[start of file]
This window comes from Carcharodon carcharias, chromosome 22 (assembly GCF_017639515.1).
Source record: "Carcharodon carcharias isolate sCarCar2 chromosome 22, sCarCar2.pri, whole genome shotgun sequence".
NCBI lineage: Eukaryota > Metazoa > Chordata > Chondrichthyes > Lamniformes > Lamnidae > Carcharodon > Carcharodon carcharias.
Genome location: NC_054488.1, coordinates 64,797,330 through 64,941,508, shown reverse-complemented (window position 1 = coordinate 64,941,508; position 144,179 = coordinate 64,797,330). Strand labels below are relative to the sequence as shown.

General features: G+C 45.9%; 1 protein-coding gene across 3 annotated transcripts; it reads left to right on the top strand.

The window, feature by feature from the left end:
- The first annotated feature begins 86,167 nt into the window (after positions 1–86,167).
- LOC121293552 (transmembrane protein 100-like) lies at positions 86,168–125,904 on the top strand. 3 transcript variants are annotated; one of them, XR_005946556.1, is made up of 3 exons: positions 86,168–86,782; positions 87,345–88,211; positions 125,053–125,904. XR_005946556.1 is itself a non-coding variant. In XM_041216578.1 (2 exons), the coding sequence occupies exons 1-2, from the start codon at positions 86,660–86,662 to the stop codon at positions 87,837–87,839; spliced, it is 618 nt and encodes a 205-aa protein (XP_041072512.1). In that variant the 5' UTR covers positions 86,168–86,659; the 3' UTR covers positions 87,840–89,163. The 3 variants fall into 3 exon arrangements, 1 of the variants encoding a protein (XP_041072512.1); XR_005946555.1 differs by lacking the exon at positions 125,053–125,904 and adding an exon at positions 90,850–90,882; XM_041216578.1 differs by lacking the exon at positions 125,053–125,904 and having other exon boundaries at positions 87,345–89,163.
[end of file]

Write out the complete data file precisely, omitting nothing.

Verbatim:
This window comes from Carcharodon carcharias, chromosome 22 (assembly GCF_017639515.1).
Source record: "Carcharodon carcharias isolate sCarCar2 chromosome 22, sCarCar2.pri, whole genome shotgun sequence".
NCBI lineage: Eukaryota > Metazoa > Chordata > Chondrichthyes > Lamniformes > Lamnidae > Carcharodon > Carcharodon carcharias.
Genome location: NC_054488.1, coordinates 64,797,330 through 64,941,508, shown reverse-complemented (window position 1 = coordinate 64,941,508; position 144,179 = coordinate 64,797,330). Strand labels below are relative to the sequence as shown.

General features: G+C 45.9%; 1 protein-coding gene across 3 annotated transcripts; it reads left to right on the top strand.

The window, feature by feature from the left end:
- The first annotated feature begins 86,167 nt into the window (after positions 1–86,167).
- LOC121293552 (transmembrane protein 100-like) lies at positions 86,168–125,904 on the top strand. 3 transcript variants are annotated; one of them, XR_005946556.1, is made up of 3 exons: positions 86,168–86,782; positions 87,345–88,211; positions 125,053–125,904. XR_005946556.1 is itself a non-coding variant. In XM_041216578.1 (2 exons), the coding sequence occupies exons 1-2, from the start codon at positions 86,660–86,662 to the stop codon at positions 87,837–87,839; spliced, it is 618 nt and encodes a 205-aa protein (XP_041072512.1). In that variant the 5' UTR covers positions 86,168–86,659; the 3' UTR covers positions 87,840–89,163. The 3 variants fall into 3 exon arrangements, 1 of the variants encoding a protein (XP_041072512.1); XR_005946555.1 differs by lacking the exon at positions 125,053–125,904 and adding an exon at positions 90,850–90,882; XM_041216578.1 differs by lacking the exon at positions 125,053–125,904 and having other exon boundaries at positions 87,345–89,163.